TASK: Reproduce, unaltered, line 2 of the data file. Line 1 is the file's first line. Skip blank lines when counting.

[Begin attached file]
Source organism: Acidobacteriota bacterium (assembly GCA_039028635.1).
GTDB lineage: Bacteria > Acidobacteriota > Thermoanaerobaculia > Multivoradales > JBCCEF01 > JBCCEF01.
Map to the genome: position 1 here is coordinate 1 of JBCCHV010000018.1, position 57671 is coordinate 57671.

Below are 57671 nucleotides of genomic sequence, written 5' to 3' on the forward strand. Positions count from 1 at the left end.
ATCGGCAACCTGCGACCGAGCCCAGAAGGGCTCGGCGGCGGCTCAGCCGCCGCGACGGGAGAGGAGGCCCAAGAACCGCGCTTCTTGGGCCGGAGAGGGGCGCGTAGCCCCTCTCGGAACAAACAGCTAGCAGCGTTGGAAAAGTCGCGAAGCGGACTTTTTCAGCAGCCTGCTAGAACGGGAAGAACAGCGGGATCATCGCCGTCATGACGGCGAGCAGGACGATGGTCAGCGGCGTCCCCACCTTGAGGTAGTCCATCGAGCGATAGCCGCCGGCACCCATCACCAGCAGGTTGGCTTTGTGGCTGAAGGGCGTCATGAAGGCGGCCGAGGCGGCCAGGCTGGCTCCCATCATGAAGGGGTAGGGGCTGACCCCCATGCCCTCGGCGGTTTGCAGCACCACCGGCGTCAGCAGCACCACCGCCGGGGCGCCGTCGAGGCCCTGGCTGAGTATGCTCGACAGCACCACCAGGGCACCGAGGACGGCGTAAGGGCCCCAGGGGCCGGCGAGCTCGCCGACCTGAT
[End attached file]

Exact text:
GTDB lineage: Bacteria > Acidobacteriota > Thermoanaerobaculia > Multivoradales > JBCCEF01 > JBCCEF01.